Both basic sources of fossil fuels in fired heaters—fuel oil or fuel gas that is generated internally within the refinery—are rich sources of carbon and generate approximately 9,500 Kcal/kg–12,000 Kcal/kg (kilocalories/kilogram) of energy of the fuel burnt. However, each kg of fuel combusted generates approximately 18 kg–20 kg of flue gas: nearly 15%–20% of flue gas mass is CO2. Effectively, each kg of fuel oil generates approximately 3 kg–3.5 kg of CO2, whereas common refinery fuel gas generates approximately 2.5 kg–2.7 kg of CO2.

While evaluating carbon reduction strategies for furnaces, it is imperative to review the strategies adopted on a pan-refinery level and then extend them to furnaces. It is unanimously agreed that the path to carbon reduction is defined by on the following three pillars:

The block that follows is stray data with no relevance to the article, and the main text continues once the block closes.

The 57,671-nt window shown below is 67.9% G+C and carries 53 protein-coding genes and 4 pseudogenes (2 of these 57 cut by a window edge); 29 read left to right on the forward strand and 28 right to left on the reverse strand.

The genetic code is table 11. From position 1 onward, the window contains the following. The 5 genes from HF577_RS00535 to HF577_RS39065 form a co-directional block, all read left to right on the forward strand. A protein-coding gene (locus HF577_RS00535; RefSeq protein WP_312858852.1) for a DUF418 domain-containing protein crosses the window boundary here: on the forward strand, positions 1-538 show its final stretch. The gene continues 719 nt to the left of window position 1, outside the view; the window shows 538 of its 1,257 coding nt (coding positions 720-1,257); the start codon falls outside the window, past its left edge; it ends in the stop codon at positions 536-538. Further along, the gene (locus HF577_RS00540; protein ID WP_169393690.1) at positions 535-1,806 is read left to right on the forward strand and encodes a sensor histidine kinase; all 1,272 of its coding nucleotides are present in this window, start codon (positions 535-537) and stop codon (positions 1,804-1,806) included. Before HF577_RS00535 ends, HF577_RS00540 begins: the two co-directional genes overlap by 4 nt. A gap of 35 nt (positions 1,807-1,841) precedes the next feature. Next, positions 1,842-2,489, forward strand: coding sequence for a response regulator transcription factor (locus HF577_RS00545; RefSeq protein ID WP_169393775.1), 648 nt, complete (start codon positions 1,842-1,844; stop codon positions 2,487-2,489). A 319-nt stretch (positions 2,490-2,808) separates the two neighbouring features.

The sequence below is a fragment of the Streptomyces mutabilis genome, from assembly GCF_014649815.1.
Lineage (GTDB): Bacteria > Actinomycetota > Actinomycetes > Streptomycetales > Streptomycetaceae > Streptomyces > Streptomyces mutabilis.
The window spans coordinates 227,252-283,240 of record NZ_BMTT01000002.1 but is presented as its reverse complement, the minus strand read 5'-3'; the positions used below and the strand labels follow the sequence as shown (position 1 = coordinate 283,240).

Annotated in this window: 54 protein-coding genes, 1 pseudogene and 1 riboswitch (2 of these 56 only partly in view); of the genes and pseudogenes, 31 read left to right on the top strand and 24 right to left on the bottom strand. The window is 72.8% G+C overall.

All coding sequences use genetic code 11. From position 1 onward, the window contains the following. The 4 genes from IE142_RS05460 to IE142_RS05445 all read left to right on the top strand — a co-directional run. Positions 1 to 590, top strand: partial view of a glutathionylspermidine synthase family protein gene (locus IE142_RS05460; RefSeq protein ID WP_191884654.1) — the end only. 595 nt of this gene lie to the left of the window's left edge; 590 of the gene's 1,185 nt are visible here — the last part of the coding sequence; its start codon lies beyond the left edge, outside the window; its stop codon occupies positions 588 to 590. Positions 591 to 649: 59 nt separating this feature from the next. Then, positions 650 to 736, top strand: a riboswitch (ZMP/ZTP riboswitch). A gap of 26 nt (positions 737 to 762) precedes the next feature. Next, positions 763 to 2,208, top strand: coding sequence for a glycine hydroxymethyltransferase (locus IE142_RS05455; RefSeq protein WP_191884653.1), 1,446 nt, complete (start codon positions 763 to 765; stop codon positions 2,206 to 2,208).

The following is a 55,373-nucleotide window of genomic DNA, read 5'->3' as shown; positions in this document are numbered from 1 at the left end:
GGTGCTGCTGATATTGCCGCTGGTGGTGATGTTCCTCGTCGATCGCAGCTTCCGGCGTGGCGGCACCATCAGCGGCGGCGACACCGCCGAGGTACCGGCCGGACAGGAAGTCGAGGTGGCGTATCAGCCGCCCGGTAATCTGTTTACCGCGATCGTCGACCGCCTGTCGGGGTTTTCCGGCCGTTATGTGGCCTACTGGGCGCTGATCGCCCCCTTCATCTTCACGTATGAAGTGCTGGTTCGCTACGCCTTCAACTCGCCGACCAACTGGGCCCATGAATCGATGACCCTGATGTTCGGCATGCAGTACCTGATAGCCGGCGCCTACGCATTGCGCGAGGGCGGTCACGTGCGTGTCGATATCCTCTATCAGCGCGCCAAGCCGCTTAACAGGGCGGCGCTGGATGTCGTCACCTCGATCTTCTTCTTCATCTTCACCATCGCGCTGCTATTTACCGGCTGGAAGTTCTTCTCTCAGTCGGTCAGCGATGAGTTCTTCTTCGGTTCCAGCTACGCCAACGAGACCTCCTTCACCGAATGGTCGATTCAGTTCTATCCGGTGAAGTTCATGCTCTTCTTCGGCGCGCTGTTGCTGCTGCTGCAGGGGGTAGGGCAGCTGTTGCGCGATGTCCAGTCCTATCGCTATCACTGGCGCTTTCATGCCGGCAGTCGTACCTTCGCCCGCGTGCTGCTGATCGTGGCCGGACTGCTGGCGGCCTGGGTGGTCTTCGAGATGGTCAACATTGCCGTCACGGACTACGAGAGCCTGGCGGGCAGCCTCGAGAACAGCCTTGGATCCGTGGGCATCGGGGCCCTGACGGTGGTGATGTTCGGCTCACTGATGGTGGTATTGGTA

• Efficiency improvements and process intensfication
  • Fuel substitution and feedstock management
  • Carbon capture, utilization and storage (CCUS), end-of-pipe solution.

Extending these three pillars to a refinery furnace, proven and time-tested techniques exist that can be covered under the first two categories (i.e., efficiency improvements and fuel substitution). However, the end-of-pipe solution of CCUS remains to be proven on a commercial scale.